Cof­fee start-up sees the fu­ture brew­ing in new prod­uct

The Washington Post Sunday - - TECHNOLOGY & INNOVATION -

Busi­nessRx first caught up with this cof­fee start-up nearly two years ago. Here’s what’s brew­ing now with Javazen.

The en­tre­pre­neur: Eric Gol­man started com­bin­ing cof­fee, tea and su­per­foods while in col­lege, us­ing his con­coc­tions to launch Javazen, a Col­lege Park, Md.-based cof­fee com­pany. In the past two years, the com­pany has grown from sell­ing its blends in about 30 re­gional stores to more than 200, in­clud­ing in lo­ca­tions of na­tional chains Whole Foods and Weg­mans, as well as on­line through the com­pany web­site, DrinkJavazen.com, and Amazon.com. (Amazon chief ex­ec­u­tive Jef­frey P. Be­zos owns The Wash­ing­ton Post).

Gol­man says that through its push to grow, the Javazen team is al­ways in­ter­view­ing cus­tomers for feed­back while of­fer­ing sam­ples and con­duct­ing demon­stra­tions in gro­cery stores. The same re­quest kept com­ing up: Will Javazen be avail­able in a K-Cup, Keurig’s sin­gle-serve brew­ing pod?

“We de­cided to no longer ig­nore that re­quest,” Gol­man says. “But we didn’t want to sac­ri­fice on our val­ues of hav­ing some­thing sus­tain­able, and we wanted to keep with the in­tegrity of the health of our prod­uct.” So Gol­man and his co-founders de­cided to de­velop their own sin­gle-serve so­lu­tion.

The pitch, Eric Gol­man, founder and CEO of Javazen: “We de­vel­oped a sin­gle-serve, com­postable tea-bag so­lu­tion for brew­ing Javazen. That al­lowed us to avoid the plas­tic waste cre­ated by K-Cups but brew our cof­fee blend in a way that de­vel­ops its full fla­vor pro­file and health ben­e­fits. We worked with over­seas sci­en­tists and sup­pli­ers to de­velop a cus­tom ma­te­rial that uses a com­postable plant-based starch to cre­ate the Brew Bags.

“The Brew Bags make it very easy to make a sin­gle cup of Javazen — you just sub­merge the sin­gle-serve bag in hot wa­ter for four min­utes for a full-fla­vored brew. While we still sell larger bags of loose ground Javazen, we see this sin­gle-serve op­tion as the fu­ture of Javazen. It opens up a lot more of the mar­ket for us be­cause you don’t need any spe­cial equip­ment to brew the cof­fee.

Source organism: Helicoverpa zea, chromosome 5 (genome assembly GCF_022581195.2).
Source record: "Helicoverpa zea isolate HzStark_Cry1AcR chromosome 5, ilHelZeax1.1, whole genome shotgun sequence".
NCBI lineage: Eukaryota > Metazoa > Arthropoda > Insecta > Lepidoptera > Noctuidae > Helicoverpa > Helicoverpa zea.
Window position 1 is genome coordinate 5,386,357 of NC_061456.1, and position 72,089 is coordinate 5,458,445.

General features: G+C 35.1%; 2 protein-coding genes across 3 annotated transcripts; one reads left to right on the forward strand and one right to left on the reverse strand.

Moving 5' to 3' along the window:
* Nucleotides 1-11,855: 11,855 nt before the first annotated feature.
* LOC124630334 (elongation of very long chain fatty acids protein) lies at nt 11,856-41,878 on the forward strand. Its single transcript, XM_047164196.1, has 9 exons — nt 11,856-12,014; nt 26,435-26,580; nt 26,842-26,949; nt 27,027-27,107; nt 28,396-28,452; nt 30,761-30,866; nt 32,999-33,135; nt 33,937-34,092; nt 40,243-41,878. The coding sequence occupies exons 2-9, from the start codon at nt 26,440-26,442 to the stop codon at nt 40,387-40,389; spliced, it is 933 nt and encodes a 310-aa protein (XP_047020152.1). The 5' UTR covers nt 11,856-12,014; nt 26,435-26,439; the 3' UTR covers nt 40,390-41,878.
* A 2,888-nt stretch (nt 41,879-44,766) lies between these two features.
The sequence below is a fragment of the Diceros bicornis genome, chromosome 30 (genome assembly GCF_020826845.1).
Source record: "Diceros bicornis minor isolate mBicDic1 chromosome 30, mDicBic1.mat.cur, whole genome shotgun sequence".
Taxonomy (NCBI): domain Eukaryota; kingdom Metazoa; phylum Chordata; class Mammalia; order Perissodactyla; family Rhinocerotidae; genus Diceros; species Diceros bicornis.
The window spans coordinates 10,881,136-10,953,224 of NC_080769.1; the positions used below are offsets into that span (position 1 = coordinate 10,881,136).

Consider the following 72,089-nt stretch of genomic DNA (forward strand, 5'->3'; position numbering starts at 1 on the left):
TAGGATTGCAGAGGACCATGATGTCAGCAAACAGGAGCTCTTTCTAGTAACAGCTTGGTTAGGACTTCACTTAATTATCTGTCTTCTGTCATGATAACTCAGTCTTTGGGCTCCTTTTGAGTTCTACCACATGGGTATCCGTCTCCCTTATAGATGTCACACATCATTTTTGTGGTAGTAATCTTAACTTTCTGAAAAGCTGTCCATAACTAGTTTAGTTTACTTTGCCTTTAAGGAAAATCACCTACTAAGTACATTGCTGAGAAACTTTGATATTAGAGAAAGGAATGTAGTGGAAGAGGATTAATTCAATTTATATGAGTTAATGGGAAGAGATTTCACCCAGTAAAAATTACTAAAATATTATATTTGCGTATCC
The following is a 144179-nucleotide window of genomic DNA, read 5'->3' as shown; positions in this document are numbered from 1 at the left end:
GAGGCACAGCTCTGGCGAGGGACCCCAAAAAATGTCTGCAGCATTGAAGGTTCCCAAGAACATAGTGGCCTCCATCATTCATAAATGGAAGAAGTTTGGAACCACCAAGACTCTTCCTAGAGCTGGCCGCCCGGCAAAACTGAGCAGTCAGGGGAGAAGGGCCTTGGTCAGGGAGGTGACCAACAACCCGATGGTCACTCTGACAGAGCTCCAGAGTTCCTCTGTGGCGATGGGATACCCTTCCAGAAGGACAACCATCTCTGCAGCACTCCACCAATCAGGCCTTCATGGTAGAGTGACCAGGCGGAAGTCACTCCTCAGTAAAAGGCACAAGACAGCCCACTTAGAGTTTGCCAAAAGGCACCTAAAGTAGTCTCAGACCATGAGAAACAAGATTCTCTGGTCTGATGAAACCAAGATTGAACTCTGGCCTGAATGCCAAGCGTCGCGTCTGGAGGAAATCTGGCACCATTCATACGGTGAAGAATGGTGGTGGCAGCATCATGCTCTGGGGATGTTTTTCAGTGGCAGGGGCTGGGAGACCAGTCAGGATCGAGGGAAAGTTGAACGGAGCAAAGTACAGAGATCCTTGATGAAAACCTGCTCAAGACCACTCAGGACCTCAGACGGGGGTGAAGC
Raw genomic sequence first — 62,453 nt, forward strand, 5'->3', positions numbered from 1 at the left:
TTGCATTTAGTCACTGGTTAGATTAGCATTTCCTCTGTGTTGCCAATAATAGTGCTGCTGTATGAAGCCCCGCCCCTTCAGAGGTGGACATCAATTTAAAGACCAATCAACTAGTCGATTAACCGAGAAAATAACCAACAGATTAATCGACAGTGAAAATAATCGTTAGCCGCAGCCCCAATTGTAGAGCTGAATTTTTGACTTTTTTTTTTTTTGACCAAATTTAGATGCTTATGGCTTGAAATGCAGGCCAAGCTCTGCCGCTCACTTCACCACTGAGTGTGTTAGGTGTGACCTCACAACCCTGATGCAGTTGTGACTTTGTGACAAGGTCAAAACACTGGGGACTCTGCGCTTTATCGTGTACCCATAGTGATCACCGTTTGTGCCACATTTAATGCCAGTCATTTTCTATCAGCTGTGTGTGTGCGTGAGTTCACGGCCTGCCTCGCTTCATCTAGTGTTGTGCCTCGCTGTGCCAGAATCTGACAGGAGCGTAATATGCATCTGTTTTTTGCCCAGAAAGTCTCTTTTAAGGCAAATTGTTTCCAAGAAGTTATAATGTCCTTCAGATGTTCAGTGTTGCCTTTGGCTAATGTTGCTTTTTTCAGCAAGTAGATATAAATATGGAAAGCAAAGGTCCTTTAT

“We just launched the Brew Bags on­line in March. We are now plan­ning to kick off a sales strat­egy where we fo­cus mainly on sell­ing into of­fices. That’s where we see this prod­uct re­ally adding the most value. We’d like to dis­place K-Cups in of­fices and pro­vide a health­ier op­tion. Is this the right sales strat­egy?”

The ad­vice, Elana Fine, ex­ec­u­tive direc­tor of the Ding­man Cen­ter for En­trepreneur­ship at the Univer­sity of Mary­land: “Sell­ing to of­fices can be very time-con­sum­ing. Most cof­fee and tea prod­ucts make their way into of­fices through in­di­rect dis­tri­bu­tion chan­nels. Com­pa­nies usu­ally sell di­rect to busi­nesses, in­stead of through a third party, when they ei­ther have a high price point to jus­tify a long sales process or a com­plex prod­uct that re­quires a knowl­edge­able sales rep­re­sen­ta­tive (and also a high price point).

It’s of­ten too time-con­sum­ing to sell a low-price-point prod­uct for not enough re­turn. You need to think about how much cof­fee you’d need to sell into a sin­gle busi­ness to jus­tify the amount of time it could take to close that deal. In other words, make sure the life­time value of the cus­tomer jus­ti­fies the in-per­son sell­ing costs. For that rea­son, aim for the big­ger ac­counts.

“Also think about the types of com­pa­nies that best align with your brand when fig­ur­ing out which com­pa­nies to pur­sue. Your su­per­foods story and com­postable Brew Bags will likely res­onate most with com­pa­nies whose brand iden­ti­ties in­clude healthy life­styles and sus­tain­abil­ity.”

The re­ac­tion, Gol­man: “We know sell­ing di­rect to small of­fices is a smaller pay­off for the ef­fort. We’ ll be fo­cus­ing on work­ing with dis­trib­u­tors who serve large of­fice com­plexes with many of­fice man­agers who are plac­ing cof­fee or­ders for of­fices through­out sev­eral build­ings. Those ac­counts have a much higher life­time value, so we’ll fo­cus on pur­su­ing those. A dis­trib­u­tor of­ten serves thou­sands of ac­counts and can even in­clude us on their sales calls to of­fer taste-tests of Javazen. This is a much more scal­able strat­egy for us.” Look­ing for some ad­vice on a new busi­ness, or need help fix­ing an ex­ist­ing one? Con­tact us at cap­biznews@wash­post.com.

TONY RICHARDS/ROBERT H. SMITH SCHOOL OF BUSI­NESS

Eric Gol­man be­gan com­bin­ing cof­fee, tea and su­per­foods in col­lege. Then came Javazen, a cof­fee com­pany in Col­lege Park. In two years, it has grown from sell­ing in about 30 stores to more than 200.

Newspapers in English

Newspapers from USA

© PressReader. All rights reserved.